Opening statements started Tuesday in the conspiracy trial against William Flanagan, the ex-second deputy Nassau County police commissioner accused of helping cover-up a burglary for a friend.
Prosecutors laid out their theory to the jury, who heard allegations that Flanagan received gifts from his friend once burglary charges were dropped against his friend’s son.
Bruce Barket, Flanagan’s defense attorney, argued that the gifts his client received were coincidentally timed and really for Flanagan’s wedding anniversary.
Most disputed, besides Flanagan’s involvement, is whether the principal of John F. Kennedy High School in Bellmore wanted charges against the burglar, former student Zachary Parker of Merrick, dropped.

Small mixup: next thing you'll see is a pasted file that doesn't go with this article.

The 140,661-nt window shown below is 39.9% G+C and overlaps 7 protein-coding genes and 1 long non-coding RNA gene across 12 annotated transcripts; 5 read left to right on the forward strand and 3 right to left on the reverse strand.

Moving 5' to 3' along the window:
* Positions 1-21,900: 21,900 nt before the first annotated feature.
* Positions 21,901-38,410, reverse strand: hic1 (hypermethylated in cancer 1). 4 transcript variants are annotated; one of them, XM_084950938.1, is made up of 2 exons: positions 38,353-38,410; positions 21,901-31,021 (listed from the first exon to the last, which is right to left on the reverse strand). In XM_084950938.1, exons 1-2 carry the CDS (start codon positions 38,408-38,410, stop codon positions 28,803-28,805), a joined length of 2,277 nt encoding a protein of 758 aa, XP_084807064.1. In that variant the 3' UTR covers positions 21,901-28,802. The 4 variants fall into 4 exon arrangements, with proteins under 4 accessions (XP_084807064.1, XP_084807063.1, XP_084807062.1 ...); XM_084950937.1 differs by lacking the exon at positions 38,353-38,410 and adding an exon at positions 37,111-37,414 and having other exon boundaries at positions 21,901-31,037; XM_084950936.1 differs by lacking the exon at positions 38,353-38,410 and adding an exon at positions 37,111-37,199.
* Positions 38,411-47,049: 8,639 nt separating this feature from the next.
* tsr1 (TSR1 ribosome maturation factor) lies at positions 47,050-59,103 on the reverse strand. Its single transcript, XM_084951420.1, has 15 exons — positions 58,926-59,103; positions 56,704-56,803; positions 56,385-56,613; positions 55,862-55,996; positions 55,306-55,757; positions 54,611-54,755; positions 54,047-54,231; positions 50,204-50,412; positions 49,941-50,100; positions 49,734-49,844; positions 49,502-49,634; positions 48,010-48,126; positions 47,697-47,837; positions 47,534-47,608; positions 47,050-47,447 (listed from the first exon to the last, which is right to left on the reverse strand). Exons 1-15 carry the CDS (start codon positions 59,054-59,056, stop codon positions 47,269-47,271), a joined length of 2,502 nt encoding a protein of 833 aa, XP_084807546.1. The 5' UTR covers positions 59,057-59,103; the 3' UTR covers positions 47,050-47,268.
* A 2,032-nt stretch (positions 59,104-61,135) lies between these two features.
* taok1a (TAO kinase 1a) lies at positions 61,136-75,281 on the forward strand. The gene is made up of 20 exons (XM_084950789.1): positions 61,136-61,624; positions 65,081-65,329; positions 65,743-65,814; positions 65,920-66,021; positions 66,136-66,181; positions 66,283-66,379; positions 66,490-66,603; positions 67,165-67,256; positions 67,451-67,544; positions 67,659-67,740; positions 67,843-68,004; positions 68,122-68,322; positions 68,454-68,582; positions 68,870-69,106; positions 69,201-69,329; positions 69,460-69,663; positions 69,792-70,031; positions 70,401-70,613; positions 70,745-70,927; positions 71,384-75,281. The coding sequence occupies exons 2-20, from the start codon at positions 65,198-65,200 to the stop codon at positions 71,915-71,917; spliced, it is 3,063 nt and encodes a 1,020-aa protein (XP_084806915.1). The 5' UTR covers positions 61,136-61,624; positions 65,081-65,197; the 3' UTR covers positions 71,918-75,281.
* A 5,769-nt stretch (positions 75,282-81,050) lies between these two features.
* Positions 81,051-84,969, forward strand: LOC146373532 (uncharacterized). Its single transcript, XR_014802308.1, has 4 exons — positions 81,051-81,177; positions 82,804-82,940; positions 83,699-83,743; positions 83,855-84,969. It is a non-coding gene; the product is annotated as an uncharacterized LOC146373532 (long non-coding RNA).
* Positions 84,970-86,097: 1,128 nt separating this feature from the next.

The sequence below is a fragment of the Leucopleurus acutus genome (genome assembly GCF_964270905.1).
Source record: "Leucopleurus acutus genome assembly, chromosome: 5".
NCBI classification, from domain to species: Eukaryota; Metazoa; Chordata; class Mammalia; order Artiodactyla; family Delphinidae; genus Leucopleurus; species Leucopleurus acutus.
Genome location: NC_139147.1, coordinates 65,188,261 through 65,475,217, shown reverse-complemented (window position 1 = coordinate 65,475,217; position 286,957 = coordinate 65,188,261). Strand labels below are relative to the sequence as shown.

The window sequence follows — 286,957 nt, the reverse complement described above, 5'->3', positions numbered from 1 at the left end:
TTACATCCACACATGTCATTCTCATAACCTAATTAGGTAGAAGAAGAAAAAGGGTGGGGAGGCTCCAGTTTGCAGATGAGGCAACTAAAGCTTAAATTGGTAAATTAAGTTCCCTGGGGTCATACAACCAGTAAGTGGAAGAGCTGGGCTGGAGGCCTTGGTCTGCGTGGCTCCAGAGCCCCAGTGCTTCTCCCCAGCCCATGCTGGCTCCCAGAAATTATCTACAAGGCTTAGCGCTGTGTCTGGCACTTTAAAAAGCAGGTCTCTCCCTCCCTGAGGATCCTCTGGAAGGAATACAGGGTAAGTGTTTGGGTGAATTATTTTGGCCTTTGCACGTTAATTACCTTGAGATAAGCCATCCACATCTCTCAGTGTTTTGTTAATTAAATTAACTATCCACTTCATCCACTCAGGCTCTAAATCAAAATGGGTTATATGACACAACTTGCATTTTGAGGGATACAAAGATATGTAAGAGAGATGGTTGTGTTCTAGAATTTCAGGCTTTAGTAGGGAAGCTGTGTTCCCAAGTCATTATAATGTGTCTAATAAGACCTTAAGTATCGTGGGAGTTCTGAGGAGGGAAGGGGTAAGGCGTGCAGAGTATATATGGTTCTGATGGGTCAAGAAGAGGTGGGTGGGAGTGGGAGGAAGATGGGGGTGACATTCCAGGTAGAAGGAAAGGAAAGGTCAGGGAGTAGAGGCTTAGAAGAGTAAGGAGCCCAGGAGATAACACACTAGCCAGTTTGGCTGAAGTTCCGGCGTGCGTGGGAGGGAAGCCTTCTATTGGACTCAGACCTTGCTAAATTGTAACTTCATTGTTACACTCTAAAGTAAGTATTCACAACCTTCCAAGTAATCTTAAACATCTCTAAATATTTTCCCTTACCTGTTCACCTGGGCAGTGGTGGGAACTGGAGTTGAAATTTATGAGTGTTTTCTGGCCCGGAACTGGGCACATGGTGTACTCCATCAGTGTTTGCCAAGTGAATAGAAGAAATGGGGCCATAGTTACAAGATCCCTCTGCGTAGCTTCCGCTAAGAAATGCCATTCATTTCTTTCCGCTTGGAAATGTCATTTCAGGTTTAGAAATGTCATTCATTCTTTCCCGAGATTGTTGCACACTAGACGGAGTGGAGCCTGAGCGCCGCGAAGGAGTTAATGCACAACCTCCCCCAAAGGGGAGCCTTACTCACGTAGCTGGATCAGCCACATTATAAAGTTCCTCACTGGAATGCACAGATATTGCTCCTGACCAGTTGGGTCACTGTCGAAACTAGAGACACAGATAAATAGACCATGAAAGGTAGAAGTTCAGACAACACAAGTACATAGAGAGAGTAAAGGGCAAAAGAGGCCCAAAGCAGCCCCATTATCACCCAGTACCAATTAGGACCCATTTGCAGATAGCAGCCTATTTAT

The principal, Lorraine Poppe, is expected to testify in the trial, which will likely last into February. Parker later pled guilty and is serving prison time for the burglary.
Flanagan pleaded not guilty in March to an indictment charging him with official misconduct and conspiracy along with former Chief of Patrol John Hunter and retired Det. Sgt Alan Sharpe.
Hunter and Sharpe are slated to be tried separately.
Judge Mark Cohen denied motions from Barket calling for a mistrial because he felt the judge was prejudicial when prosecutors objected during his opening statement.
Flangan, Sharpe and Hunter were indicted following a Press expose into benefits given to those who have donated money to a Nassau police nonprofit foundation that is building a new police academy at Nassau Community College.